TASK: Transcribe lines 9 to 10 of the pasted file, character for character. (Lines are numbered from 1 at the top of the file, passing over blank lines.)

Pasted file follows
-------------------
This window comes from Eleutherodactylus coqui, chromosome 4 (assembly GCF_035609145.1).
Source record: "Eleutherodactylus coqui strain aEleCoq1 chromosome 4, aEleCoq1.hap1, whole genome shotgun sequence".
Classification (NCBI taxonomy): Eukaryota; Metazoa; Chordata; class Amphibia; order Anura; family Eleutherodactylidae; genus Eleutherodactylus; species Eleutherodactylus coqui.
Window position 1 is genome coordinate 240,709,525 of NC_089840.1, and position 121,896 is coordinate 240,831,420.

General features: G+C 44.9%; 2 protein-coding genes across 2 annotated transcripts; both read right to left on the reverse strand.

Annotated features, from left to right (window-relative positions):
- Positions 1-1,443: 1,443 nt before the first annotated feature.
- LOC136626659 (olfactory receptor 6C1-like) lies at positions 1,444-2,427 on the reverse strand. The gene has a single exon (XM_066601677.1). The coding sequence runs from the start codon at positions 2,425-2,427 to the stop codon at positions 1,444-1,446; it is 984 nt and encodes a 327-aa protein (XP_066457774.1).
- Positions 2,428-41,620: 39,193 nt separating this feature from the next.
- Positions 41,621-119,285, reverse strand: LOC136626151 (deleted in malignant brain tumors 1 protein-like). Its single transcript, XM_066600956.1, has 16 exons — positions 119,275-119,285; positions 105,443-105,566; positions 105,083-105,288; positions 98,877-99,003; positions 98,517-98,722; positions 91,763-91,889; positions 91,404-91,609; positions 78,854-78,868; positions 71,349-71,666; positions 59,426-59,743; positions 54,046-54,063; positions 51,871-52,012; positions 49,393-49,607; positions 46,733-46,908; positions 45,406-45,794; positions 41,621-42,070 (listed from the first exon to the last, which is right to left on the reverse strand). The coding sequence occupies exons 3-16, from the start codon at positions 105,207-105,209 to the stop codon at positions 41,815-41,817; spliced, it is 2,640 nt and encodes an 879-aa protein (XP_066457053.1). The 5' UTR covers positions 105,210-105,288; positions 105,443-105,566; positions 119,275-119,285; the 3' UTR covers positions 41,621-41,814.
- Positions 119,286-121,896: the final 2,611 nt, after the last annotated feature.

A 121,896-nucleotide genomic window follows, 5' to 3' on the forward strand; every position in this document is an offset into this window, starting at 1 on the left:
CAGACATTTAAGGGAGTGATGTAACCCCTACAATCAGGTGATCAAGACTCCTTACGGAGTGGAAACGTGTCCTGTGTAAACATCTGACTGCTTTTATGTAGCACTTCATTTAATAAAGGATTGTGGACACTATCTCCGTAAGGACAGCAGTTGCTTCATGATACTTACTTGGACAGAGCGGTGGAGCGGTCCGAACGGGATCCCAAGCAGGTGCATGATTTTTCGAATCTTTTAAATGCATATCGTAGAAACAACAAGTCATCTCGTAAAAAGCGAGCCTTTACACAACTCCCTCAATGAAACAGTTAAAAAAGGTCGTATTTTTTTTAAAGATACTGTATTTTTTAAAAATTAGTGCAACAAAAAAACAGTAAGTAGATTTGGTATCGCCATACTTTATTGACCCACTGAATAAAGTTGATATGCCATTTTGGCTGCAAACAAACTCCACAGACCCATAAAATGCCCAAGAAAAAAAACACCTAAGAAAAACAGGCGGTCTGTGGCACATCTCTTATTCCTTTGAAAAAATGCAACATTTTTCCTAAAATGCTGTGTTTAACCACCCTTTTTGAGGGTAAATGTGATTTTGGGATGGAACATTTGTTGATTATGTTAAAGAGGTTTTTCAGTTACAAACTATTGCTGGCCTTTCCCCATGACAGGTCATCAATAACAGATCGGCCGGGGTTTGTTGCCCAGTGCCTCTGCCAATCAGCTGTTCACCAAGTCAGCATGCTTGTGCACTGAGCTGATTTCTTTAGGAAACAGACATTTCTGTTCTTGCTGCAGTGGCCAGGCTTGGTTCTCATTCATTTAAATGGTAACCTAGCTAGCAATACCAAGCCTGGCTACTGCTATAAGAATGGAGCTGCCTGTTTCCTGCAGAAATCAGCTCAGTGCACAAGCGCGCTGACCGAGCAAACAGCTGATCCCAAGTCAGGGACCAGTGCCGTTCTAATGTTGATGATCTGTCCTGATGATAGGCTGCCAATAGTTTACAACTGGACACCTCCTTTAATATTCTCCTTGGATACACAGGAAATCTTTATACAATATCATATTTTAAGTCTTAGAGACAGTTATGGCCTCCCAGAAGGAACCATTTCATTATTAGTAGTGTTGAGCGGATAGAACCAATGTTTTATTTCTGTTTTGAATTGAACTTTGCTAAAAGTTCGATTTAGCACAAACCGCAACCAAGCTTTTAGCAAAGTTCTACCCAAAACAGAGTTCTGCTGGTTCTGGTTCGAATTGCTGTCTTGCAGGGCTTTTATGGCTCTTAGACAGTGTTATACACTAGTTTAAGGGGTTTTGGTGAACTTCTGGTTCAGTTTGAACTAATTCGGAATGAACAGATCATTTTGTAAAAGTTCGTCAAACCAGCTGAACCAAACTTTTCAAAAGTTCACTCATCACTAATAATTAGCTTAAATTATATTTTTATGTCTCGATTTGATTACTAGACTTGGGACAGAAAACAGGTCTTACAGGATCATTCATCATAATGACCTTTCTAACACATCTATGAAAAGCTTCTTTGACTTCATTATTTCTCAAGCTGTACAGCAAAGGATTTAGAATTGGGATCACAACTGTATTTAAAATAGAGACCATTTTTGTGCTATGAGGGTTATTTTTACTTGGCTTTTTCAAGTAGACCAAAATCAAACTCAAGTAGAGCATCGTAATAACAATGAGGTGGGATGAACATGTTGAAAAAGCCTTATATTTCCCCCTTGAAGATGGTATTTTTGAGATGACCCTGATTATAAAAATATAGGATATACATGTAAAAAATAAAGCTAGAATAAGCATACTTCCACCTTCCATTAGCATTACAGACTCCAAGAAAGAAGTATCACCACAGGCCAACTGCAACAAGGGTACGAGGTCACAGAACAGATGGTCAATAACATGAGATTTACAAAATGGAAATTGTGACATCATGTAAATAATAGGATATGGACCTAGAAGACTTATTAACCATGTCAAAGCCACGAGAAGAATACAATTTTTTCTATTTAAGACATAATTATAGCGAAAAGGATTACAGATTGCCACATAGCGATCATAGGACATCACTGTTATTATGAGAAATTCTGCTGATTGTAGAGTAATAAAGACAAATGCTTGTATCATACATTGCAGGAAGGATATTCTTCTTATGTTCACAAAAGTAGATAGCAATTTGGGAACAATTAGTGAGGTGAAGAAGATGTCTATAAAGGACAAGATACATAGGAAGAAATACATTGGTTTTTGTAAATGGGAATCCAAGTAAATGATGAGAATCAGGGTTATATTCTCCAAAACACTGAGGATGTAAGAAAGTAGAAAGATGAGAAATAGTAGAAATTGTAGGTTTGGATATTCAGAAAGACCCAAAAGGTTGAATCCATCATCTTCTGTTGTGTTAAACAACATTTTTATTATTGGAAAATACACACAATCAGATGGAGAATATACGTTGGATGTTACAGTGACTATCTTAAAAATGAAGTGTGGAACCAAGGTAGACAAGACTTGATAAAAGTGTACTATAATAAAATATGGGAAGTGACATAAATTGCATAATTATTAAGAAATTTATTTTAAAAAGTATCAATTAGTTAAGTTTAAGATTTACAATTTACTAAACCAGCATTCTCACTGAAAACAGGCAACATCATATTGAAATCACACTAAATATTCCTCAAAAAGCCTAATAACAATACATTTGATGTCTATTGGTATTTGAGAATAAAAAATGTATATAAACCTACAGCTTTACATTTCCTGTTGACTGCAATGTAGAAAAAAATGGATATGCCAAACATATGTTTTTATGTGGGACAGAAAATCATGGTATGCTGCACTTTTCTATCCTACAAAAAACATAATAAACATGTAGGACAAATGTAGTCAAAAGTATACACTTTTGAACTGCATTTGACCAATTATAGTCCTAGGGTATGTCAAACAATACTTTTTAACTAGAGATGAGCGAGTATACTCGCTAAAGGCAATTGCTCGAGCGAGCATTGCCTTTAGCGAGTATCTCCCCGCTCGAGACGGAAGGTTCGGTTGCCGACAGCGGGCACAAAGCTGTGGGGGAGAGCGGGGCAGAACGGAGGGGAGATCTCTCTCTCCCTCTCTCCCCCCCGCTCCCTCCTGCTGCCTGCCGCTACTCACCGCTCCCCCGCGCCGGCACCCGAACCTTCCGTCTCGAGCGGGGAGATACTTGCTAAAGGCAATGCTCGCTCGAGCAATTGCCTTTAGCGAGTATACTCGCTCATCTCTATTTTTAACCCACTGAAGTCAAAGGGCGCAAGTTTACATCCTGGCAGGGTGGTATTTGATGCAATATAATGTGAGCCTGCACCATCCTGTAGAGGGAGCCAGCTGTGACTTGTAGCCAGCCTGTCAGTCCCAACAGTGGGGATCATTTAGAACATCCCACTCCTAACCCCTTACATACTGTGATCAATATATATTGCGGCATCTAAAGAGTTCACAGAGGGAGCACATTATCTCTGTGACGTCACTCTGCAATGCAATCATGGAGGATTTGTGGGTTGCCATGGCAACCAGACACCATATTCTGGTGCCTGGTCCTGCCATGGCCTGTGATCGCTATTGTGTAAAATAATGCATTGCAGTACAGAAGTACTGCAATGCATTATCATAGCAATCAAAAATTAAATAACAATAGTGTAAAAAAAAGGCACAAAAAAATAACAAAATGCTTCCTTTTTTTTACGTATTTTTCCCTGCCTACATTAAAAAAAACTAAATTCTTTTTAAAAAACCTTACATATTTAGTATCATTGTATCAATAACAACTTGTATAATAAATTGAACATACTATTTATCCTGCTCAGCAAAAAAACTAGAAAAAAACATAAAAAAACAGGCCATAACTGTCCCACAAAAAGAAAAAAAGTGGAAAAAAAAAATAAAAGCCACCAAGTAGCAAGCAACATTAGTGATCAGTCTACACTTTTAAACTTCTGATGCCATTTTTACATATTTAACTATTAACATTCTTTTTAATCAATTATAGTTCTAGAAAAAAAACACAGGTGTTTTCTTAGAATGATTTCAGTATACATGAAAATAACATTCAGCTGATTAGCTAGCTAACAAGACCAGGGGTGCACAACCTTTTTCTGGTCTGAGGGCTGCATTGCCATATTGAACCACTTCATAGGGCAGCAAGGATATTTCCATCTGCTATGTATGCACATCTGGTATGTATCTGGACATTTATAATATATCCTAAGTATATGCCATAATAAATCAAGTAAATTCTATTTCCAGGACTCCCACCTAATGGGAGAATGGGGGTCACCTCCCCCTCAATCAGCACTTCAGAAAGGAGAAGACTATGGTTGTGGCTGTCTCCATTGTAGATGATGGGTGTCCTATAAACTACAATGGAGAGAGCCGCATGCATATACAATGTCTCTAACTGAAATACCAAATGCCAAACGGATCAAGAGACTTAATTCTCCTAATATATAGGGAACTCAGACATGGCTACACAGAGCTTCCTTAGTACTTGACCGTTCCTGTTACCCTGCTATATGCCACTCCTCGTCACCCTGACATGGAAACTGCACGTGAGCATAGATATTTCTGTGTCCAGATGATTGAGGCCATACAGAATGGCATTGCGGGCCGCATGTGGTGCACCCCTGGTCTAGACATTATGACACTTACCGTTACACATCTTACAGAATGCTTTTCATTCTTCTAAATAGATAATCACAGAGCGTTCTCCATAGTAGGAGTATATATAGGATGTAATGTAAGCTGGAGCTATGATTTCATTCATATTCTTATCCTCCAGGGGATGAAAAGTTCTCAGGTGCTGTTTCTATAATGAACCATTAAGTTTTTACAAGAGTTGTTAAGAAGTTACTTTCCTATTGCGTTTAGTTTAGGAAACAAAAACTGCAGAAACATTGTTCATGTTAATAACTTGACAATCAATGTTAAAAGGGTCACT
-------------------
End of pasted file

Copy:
- Positions 2,428-41,620: 39,193 nt separating this feature from the next.
- Positions 41,621-119,285, reverse strand: LOC136626151 (deleted in malignant brain tumors 1 protein-like). Its single transcript, XM_066600956.1, has 16 exons — positions 119,275-119,285; positions 105,443-105,566; positions 105,083-105,288; positions 98,877-99,003; positions 98,517-98,722; positions 91,763-91,889; positions 91,404-91,609; positions 78,854-78,868; positions 71,349-71,666; positions 59,426-59,743; positions 54,046-54,063; positions 51,871-52,012; positions 49,393-49,607; positions 46,733-46,908; positions 45,406-45,794; positions 41,621-42,070 (listed from the first exon to the last, which is right to left on the reverse strand). The coding sequence occupies exons 3-16, from the start codon at positions 105,207-105,209 to the stop codon at positions 41,815-41,817; spliced, it is 2,640 nt and encodes an 879-aa protein (XP_066457053.1). The 5' UTR covers positions 105,210-105,288; positions 105,443-105,566; positions 119,275-119,285; the 3' UTR covers positions 41,621-41,814.